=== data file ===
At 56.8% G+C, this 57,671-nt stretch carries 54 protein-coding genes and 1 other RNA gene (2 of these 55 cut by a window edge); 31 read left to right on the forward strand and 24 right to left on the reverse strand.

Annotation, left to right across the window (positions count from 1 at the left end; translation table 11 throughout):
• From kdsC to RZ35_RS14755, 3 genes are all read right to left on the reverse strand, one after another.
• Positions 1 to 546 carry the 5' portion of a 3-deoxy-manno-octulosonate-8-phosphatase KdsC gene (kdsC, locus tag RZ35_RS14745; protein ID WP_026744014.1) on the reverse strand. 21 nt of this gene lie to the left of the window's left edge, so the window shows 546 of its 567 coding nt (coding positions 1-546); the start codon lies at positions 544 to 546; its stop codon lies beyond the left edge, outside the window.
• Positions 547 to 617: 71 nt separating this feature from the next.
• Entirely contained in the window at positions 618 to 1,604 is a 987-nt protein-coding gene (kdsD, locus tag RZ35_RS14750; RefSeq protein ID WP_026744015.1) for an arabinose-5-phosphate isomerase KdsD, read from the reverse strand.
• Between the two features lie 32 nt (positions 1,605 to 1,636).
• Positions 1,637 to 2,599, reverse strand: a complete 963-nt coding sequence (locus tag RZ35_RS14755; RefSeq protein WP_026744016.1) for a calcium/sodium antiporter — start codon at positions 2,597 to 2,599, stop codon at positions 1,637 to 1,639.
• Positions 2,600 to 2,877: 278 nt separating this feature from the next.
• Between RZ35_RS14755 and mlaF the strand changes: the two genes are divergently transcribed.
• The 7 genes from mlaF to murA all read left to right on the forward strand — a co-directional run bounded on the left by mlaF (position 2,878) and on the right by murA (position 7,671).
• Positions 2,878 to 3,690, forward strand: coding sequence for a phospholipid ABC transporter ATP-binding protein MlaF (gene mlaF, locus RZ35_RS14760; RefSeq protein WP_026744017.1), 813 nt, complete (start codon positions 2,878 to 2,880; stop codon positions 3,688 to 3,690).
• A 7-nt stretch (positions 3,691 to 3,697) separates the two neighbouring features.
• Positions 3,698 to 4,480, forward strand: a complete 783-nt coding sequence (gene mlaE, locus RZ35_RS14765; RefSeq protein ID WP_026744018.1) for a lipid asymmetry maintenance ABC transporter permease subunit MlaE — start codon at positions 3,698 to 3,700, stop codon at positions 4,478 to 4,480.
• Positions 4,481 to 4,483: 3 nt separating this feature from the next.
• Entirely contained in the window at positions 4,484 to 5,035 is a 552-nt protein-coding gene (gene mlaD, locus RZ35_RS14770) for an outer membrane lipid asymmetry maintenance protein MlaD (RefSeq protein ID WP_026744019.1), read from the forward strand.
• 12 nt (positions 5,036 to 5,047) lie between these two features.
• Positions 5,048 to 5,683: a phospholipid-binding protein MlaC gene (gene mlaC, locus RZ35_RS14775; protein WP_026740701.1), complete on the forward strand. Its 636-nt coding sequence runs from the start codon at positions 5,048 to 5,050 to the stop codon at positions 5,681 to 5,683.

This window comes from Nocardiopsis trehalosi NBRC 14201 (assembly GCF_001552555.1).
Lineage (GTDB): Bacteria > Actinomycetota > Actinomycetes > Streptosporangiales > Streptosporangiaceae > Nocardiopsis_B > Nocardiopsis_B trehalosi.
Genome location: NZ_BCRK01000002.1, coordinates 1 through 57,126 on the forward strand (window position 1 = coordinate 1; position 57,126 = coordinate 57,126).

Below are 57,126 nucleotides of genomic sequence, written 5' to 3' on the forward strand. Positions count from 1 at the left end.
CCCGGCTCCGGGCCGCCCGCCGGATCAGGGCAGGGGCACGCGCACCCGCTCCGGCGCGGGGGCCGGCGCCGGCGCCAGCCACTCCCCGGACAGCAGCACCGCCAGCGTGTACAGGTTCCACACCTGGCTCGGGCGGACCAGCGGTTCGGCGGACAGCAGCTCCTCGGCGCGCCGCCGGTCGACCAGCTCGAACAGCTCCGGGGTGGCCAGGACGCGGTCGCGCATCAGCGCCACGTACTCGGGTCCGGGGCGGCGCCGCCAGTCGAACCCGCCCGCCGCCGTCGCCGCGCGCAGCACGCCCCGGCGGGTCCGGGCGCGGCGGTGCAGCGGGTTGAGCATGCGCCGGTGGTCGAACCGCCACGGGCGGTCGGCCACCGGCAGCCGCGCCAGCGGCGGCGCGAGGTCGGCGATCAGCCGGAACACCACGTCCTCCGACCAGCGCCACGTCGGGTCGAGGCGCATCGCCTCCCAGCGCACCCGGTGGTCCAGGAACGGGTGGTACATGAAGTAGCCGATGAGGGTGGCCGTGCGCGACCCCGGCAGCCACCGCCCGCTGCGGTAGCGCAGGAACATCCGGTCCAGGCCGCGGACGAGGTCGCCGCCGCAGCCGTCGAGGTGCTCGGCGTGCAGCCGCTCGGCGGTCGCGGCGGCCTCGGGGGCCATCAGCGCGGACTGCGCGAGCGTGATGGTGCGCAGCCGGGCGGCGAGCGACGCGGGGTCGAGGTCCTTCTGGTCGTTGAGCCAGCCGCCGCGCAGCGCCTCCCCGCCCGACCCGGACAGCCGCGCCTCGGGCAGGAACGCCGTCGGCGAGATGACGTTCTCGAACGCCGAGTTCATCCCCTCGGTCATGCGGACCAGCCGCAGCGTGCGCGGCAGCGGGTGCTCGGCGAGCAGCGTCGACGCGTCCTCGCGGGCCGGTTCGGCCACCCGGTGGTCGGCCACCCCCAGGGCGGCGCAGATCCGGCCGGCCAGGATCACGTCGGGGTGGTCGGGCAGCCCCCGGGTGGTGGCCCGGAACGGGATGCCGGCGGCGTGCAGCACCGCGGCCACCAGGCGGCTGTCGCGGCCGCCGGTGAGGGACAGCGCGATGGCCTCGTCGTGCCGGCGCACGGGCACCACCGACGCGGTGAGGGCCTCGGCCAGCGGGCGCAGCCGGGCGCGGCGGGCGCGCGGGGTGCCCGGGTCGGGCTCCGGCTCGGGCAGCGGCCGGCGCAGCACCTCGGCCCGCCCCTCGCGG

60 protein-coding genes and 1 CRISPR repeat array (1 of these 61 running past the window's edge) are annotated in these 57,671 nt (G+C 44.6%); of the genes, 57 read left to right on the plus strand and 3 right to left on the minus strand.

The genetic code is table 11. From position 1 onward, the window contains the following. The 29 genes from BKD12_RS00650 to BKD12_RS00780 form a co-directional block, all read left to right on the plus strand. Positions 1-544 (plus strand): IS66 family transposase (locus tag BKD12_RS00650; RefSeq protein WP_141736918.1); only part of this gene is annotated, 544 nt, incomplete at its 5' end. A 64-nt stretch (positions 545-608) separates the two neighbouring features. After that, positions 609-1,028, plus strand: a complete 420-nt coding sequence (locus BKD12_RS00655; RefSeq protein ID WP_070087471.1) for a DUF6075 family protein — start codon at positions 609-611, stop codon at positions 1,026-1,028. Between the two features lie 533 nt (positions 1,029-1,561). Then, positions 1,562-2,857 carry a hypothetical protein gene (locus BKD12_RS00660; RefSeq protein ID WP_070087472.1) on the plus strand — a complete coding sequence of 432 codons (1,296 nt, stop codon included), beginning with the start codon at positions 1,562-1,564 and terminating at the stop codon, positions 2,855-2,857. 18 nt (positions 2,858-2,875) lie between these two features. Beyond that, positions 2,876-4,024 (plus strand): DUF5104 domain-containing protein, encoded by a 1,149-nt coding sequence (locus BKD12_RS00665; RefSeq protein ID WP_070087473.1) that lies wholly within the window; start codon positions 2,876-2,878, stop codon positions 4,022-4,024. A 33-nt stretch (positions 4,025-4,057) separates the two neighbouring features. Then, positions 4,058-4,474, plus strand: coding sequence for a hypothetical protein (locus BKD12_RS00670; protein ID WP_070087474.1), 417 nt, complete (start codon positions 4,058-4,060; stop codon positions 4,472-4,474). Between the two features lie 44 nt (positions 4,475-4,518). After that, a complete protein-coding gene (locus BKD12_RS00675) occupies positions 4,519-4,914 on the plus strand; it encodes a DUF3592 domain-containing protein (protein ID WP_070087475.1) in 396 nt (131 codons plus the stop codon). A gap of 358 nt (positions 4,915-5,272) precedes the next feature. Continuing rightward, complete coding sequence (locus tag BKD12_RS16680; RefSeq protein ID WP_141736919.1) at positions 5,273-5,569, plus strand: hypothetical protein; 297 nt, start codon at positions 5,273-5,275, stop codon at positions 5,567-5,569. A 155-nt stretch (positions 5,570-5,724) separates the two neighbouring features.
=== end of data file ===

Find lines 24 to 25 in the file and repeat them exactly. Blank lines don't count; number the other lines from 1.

60 protein-coding genes and 1 CRISPR repeat array (1 of these 61 running past the window's edge) are annotated in these 57,671 nt (G+C 44.6%); of the genes, 57 read left to right on the plus strand and 3 right to left on the minus strand.

The genetic code is table 11. From position 1 onward, the window contains the following. The 29 genes from BKD12_RS00650 to BKD12_RS00780 form a co-directional block, all read left to right on the plus strand. Positions 1-544 (plus strand): IS66 family transposase (locus tag BKD12_RS00650; RefSeq protein WP_141736918.1); only part of this gene is annotated, 544 nt, incomplete at its 5' end. A 64-nt stretch (positions 545-608) separates the two neighbouring features. After that, positions 609-1,028, plus strand: a complete 420-nt coding sequence (locus BKD12_RS00655; RefSeq protein ID WP_070087471.1) for a DUF6075 family protein — start codon at positions 609-611, stop codon at positions 1,026-1,028. Between the two features lie 533 nt (positions 1,029-1,561). Then, positions 1,562-2,857 carry a hypothetical protein gene (locus BKD12_RS00660; RefSeq protein ID WP_070087472.1) on the plus strand — a complete coding sequence of 432 codons (1,296 nt, stop codon included), beginning with the start codon at positions 1,562-1,564 and terminating at the stop codon, positions 2,855-2,857. 18 nt (positions 2,858-2,875) lie between these two features. Beyond that, positions 2,876-4,024 (plus strand): DUF5104 domain-containing protein, encoded by a 1,149-nt coding sequence (locus BKD12_RS00665; RefSeq protein ID WP_070087473.1) that lies wholly within the window; start codon positions 2,876-2,878, stop codon positions 4,022-4,024. A 33-nt stretch (positions 4,025-4,057) separates the two neighbouring features. Then, positions 4,058-4,474, plus strand: coding sequence for a hypothetical protein (locus BKD12_RS00670; protein ID WP_070087474.1), 417 nt, complete (start codon positions 4,058-4,060; stop codon positions 4,472-4,474). Between the two features lie 44 nt (positions 4,475-4,518). After that, a complete protein-coding gene (locus BKD12_RS00675) occupies positions 4,519-4,914 on the plus strand; it encodes a DUF3592 domain-containing protein (protein ID WP_070087475.1) in 396 nt (131 codons plus the stop codon). A gap of 358 nt (positions 4,915-5,272) precedes the next feature. Continuing rightward, complete coding sequence (locus tag BKD12_RS16680; RefSeq protein ID WP_141736919.1) at positions 5,273-5,569, plus strand: hypothetical protein; 297 nt, start codon at positions 5,273-5,275, stop codon at positions 5,567-5,569. A 155-nt stretch (positions 5,570-5,724) separates the two neighbouring features.